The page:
Find out more about the elements of Personal Resilience
Everyone has the capacity to be resilient. Trauma is inevitable in life. People die, relationships break down, accidents happen, serious illness randomly afflicts healthy and unhealthy people alike. Most people seem to be able to bounce back from most trauma most of the time. In these pages we will explore how they do it.
Whatever has happened to you, you can get over it. It may not feel like that right now. You might not even want to. But you can choose to. That’s not to say that you will be the same as you were before, or even that you will ever fully accept what has happened. But it is possible for you to recover and to find good things can emerge from your experiences, even the worst of them.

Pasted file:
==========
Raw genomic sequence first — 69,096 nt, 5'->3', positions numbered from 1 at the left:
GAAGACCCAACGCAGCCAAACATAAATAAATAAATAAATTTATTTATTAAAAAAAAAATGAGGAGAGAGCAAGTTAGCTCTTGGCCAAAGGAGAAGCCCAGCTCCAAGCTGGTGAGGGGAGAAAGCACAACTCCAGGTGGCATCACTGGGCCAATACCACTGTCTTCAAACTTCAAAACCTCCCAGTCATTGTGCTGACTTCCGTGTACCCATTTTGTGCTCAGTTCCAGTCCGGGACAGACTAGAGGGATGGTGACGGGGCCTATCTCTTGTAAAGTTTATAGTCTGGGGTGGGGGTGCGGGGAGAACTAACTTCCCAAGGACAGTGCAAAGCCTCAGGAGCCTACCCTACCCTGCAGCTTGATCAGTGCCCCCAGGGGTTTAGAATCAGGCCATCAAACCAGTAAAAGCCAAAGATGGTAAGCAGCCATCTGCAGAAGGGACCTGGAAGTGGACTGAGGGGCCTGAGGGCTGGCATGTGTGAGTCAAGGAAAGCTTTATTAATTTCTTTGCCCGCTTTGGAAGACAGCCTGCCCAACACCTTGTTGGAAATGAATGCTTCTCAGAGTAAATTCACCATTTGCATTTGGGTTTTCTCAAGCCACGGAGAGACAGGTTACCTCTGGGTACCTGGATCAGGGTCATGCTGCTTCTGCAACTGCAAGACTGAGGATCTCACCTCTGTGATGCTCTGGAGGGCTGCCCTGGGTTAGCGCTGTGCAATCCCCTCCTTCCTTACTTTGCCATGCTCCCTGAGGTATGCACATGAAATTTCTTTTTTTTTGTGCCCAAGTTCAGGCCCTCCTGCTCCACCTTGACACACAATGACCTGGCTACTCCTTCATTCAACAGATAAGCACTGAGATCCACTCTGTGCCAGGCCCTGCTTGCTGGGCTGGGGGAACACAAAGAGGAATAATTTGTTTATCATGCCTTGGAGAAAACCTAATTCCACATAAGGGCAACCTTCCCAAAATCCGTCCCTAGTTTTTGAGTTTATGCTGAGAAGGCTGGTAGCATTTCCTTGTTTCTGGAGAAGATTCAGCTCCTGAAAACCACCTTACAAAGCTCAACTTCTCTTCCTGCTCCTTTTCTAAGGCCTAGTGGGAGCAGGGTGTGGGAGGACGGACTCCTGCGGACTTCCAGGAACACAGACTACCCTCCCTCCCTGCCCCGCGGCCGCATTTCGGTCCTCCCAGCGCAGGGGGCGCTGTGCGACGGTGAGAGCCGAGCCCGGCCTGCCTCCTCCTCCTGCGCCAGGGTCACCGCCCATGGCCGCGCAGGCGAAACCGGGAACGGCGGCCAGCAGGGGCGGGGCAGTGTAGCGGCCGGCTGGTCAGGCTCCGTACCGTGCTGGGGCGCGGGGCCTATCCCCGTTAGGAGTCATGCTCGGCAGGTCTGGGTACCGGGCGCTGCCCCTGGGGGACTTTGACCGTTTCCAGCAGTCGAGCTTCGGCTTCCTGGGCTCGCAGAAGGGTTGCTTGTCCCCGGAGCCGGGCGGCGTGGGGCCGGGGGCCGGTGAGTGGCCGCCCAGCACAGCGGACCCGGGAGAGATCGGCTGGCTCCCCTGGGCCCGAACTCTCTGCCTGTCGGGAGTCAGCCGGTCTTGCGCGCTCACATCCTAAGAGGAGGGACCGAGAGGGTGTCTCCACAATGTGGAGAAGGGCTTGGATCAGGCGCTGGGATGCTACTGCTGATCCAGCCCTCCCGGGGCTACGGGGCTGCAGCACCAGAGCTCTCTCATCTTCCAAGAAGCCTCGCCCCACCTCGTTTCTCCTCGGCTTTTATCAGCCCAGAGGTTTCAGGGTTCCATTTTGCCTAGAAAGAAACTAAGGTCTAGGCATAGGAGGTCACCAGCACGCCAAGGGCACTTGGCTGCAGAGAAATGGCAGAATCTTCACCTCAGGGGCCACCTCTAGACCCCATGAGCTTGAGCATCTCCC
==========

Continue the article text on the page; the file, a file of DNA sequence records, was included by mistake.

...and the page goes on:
The content of these pages is drawn from personal experiences, professional experiences in social work and psychotherapy, anecdotes and research. Because of the personal nature of much of the content anecdotal contributions are anonymous but public and research sources will be referenced.
There seem to be two preconditions for personal resilience. During difficult times: Can you look after yourself physically and emotionally? And can you seek and accept help if you need it?
For children, who by definition are less able to care for themselves, the precondition seems to be is there one person in that child’s life who they can trust and who cares about them?
For an organisation to be healthy it needs to have quality management, good staff morale and the ability to respond flexibly to a changing world.
This website is dedicated to the memory of those for whom resilience remained beyond reach.
Read more about Personal and Organisational resilience